2. a coordination compound containing at least one transition metal. A coordination compound is formed by the union of a metal ion with a nonmetallic ion or molecule called a ligand. A coordination compound may consist of one ligand or several ligands attached to a central atom or molecule called the nucleus. The transition metal is contained in the nucleus of the coordination compound. The ligands may be monodentate or multidentate. Suitable ligands include but are not limited to any alkoxide, azide, halide, sulfide, carboxylate, nitrate, sulfate, phosphate, perchlorate, amine, ether, thioether, phosphine, arsine, and oxime. Preferred coordination compounds are acetato cobalt and acetato chromium.
3. A compound containing at least one transition metal and at least one of oxygen, sulfur and selenium. Compounds containing a transition metal bonded to oxygen are preferred. Vanadium bonded to oxygen and titanium bonded to oxygen are more preferred.
Where M contains an element of Group 1a, Group 2a and Group 3a, preferred elements are hydrogen, beryllium, magnesium and calcium with magnesium more preferred.
In some embodiments, each M is the same transition metal, coordination compound or transition metal oxide, sulfide or selenide. In a preferred embodiment, one M contains a transition metal, e.g. cobalt, and the other M contains a coordination compound, e.g. acetato cobalt. In another preferred embodiment, one M contains vanadyl, chemical formula: o(V═O) or titanyl, chemical formula: (Ti═O) and the other M contains either cobalt or acetato cobalt. In another embodiment, one M contains a transition metal and the other M contains a nontransition metal from Groups 1a, 2a or 3a.
Y is any coordinating anion. Suitable coordinating anions are at least one of any alkoxide, halide, azide, hydroxide, cyanide, isocyanide, pyrazolate, amide, imidazolate and hydrazide. Preferred coordinating anions are any alkoxide, halide, azide, hydroxide. Most preferred coordinating anions are ethoxy and chloride.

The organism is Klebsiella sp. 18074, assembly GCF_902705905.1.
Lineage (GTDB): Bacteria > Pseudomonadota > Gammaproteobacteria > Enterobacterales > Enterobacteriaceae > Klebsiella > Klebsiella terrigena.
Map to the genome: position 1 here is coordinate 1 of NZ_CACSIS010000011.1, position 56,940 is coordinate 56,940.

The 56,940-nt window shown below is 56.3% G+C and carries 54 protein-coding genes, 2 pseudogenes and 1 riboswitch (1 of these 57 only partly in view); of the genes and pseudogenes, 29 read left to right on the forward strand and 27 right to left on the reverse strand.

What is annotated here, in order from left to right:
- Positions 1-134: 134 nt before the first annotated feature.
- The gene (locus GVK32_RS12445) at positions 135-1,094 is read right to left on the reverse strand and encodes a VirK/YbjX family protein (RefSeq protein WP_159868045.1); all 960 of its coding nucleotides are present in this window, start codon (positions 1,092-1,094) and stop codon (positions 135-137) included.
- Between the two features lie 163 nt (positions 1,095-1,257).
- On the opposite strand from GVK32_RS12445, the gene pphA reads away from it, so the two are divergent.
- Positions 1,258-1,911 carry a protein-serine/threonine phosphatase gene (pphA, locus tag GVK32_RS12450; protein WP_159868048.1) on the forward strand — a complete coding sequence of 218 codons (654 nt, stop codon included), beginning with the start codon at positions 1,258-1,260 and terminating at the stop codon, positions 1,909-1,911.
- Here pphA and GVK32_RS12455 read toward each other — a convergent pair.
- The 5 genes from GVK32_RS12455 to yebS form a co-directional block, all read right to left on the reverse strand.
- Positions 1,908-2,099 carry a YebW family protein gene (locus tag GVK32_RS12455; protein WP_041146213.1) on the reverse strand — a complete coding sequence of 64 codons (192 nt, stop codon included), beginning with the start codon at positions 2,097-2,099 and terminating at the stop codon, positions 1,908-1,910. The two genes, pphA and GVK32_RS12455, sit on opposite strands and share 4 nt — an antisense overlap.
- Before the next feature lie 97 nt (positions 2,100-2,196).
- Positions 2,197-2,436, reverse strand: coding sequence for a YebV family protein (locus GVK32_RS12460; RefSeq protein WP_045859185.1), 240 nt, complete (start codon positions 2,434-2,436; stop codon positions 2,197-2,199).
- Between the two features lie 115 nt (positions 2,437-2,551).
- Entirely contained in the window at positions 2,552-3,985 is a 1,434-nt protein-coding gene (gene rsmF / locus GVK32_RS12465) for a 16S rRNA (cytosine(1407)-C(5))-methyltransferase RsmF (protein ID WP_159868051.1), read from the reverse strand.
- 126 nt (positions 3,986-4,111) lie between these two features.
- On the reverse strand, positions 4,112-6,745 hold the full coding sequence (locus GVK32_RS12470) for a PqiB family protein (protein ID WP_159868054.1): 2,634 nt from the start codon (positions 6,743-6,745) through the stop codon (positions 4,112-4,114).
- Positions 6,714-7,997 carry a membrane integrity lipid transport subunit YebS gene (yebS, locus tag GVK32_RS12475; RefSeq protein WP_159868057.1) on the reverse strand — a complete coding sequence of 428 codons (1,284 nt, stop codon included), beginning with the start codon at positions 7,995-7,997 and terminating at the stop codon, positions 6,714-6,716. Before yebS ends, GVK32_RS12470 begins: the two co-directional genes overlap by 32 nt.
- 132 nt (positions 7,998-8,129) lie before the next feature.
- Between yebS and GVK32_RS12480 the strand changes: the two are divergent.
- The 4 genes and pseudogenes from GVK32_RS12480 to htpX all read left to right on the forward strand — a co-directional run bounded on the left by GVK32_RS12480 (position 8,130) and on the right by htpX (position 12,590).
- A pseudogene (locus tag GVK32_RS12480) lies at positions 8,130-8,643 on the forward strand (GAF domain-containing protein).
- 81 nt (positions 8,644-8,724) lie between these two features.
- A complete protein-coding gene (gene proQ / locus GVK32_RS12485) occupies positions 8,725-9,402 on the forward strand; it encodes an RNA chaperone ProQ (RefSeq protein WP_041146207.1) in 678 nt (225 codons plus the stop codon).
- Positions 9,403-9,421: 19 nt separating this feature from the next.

Z is one of oxygen or sulfur.
Typically the ligands and the resulting transition metal complexes shown in formulas I through VII are prepared by sequential displacement reactions in solution.
The co-catalyst is an organometallic compound or combination of organometallic compounds containing at least one element of Group 1a, Group 2a and Group 3a. An organometallic compound is comprised of a metal attached directly to a carbon atom. The elements of Group 1a, Group 2a and Group 3a of the Periodic Table suitable for use in the co-catalyst are lithium, sodium, potassium, cesium, beryllium, magnesium, calcium, strontium, boron, aluminum and gallium. Preferred co-catalysts are at least one of di-sec-butylmagnesium, n-butylmagnesium chloride, aluminum triethyl and compounds of the formula:
(RV)n AlX.sub.( 3-n)
RV is at least one of an aliphatic, cycloaliphatic or aromatic radical or an inertly substituted derivative of any one of these,
X is a halide and
n is less than or equal to 3, but greater than 0.
Preferably RV is at least one of a C1 to C8 aliphatic radical, a C5 to C7 cycloaliphatic radical or a phenyl radical. More preferably RV is at least one of an alkyl, aryl, arylalkyl, alkenyl or arylalkenyl radical or an inertly substituted derivative of any one of these. Most preferably RV is at least one of an ethyl, isopropyl, sec-butyl, isobutyl, cyclohexyl, phenyl, benzyl, 1-octenyl and 1-phenyl-1-heptenyl radical.
Preferably X is at least one of chlorine, bromine and iodine. More preferably X is chlorine.
The more preferred co-catalysts include ethylaluminum dichloride, ethylaluminum sesquichloride and diethylaluminum chloride and mixtures thereof. Ethylaluminum dichloride in combination with diethylaluminum chloride is the most preferred co-catalyst.
Organometallic compounds are frequent co-catalysts in catalyst systems and their preparation is known to those skilled in the art. These catalysts are readily synthesized and many are commercially available.
Typically the transition metal complex catalyst and the organometallic compound co-catalyst are mixed in an inert diluent. The mole ratio of the organometallic compound co-catalyst to the transition metal complex catalyst is between approximately 1:1 and 300:1, preferably between approximately 3:1 and 50:1.
Typically it is advantageous to polymerize the 1-alkyne in the presence of an aromatic, an aliphatic or a halogenated hydrocarbon solvent. Many of the transition metal complexes and organometallic complexes are soluble in such solvents. The catalyst system dissolved in a solvent leads to the greatest efficiency of use of the catalytic metal species.